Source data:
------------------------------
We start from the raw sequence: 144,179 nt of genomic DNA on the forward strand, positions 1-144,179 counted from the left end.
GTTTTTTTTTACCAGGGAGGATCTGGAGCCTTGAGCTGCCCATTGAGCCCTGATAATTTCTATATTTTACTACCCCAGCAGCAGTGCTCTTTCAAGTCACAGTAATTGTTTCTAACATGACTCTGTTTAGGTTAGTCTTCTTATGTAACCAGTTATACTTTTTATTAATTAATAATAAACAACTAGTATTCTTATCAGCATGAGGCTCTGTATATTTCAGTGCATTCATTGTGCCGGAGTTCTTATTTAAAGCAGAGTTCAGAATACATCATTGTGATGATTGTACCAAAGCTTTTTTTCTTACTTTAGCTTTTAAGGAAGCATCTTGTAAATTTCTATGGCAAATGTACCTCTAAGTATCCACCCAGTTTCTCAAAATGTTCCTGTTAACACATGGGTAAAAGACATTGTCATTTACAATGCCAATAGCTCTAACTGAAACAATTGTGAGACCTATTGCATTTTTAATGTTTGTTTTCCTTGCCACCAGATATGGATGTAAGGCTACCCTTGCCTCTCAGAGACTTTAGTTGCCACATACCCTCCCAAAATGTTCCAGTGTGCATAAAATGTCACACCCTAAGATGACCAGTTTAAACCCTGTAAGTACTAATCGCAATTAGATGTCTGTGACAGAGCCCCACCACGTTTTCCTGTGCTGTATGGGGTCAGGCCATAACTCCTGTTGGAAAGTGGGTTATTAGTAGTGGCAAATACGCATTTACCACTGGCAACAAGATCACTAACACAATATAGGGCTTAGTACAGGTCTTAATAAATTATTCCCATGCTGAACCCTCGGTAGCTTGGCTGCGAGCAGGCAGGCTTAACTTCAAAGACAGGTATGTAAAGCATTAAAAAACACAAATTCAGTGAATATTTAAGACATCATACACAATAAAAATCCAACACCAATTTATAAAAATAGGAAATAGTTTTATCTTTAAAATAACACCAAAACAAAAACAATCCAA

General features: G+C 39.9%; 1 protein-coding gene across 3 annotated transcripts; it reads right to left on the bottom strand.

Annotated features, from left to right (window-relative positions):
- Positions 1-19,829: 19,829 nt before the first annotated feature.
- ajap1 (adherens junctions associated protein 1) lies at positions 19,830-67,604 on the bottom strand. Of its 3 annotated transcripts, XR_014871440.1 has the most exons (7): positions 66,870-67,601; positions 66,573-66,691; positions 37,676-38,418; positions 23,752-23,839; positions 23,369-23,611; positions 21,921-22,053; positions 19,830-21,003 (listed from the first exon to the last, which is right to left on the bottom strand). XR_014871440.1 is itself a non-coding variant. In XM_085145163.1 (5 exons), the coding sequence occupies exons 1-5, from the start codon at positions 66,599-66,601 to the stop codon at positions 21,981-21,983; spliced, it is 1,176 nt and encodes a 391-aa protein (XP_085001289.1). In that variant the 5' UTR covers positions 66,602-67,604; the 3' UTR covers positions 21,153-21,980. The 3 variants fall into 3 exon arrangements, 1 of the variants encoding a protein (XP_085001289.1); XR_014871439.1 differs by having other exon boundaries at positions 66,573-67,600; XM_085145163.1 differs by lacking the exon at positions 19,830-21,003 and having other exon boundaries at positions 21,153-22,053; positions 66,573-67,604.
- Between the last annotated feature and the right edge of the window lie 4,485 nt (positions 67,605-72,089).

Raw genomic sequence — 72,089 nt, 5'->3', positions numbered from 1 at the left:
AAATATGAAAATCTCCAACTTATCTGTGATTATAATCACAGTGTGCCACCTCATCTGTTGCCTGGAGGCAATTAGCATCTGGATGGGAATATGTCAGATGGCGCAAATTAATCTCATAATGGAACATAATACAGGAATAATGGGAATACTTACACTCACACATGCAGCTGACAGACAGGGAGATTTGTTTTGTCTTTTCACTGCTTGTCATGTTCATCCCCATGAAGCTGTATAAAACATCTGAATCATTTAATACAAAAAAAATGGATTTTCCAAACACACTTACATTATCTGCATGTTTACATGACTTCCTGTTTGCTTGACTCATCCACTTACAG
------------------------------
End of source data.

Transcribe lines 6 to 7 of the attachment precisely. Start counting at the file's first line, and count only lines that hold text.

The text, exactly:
- ajap1 (adherens junctions associated protein 1) lies at positions 19,830-67,604 on the bottom strand. Of its 3 annotated transcripts, XR_014871440.1 has the most exons (7): positions 66,870-67,601; positions 66,573-66,691; positions 37,676-38,418; positions 23,752-23,839; positions 23,369-23,611; positions 21,921-22,053; positions 19,830-21,003 (listed from the first exon to the last, which is right to left on the bottom strand). XR_014871440.1 is itself a non-coding variant. In XM_085145163.1 (5 exons), the coding sequence occupies exons 1-5, from the start codon at positions 66,599-66,601 to the stop codon at positions 21,981-21,983; spliced, it is 1,176 nt and encodes a 391-aa protein (XP_085001289.1). In that variant the 5' UTR covers positions 66,602-67,604; the 3' UTR covers positions 21,153-21,980. The 3 variants fall into 3 exon arrangements, 1 of the variants encoding a protein (XP_085001289.1); XR_014871439.1 differs by having other exon boundaries at positions 66,573-67,600; XM_085145163.1 differs by lacking the exon at positions 19,830-21,003 and having other exon boundaries at positions 21,153-22,053; positions 66,573-67,604.
- Between the last annotated feature and the right edge of the window lie 4,485 nt (positions 67,605-72,089).